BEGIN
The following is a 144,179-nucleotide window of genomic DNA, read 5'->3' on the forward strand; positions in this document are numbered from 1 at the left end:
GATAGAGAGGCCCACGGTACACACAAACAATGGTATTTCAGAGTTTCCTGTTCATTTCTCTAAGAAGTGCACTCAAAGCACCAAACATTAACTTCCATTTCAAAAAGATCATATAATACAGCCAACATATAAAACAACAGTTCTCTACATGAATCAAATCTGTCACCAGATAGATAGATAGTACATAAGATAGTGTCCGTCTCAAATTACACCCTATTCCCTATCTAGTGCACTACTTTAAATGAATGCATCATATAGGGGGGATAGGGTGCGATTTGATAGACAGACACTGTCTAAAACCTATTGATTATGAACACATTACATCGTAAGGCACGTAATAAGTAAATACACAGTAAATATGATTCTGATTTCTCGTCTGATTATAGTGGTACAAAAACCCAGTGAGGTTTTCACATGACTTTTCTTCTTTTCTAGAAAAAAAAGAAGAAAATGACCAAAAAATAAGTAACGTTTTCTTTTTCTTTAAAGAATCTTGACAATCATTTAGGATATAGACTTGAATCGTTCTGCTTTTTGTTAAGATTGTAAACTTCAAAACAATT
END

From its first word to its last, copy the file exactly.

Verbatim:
The following is a 144,179-nucleotide window of genomic DNA, read 5'->3' on the forward strand; positions in this document are numbered from 1 at the left end:
GATAGAGAGGCCCACGGTACACACAAACAATGGTATTTCAGAGTTTCCTGTTCATTTCTCTAAGAAGTGCACTCAAAGCACCAAACATTAACTTCCATTTCAAAAAGATCATATAATACAGCCAACATATAAAACAACAGTTCTCTACATGAATCAAATCTGTCACCAGATAGATAGATAGTACATAAGATAGTGTCCGTCTCAAATTACACCCTATTCCCTATCTAGTGCACTACTTTAAATGAATGCATCATATAGGGGGGATAGGGTGCGATTTGATAGACAGACACTGTCTAAAACCTATTGATTATGAACACATTACATCGTAAGGCACGTAATAAGTAAATACACAGTAAATATGATTCTGATTTCTCGTCTGATTATAGTGGTACAAAAACCCAGTGAGGTTTTCACATGACTTTTCTTCTTTTCTAGAAAAAAAAGAAGAAAATGACCAAAAAATAAGTAACGTTTTCTTTTTCTTTAAAGAATCTTGACAATCATTTAGGATATAGACTTGAATCGTTCTGCTTTTTGTTAAGATTGTAAACTTCAAAACAATT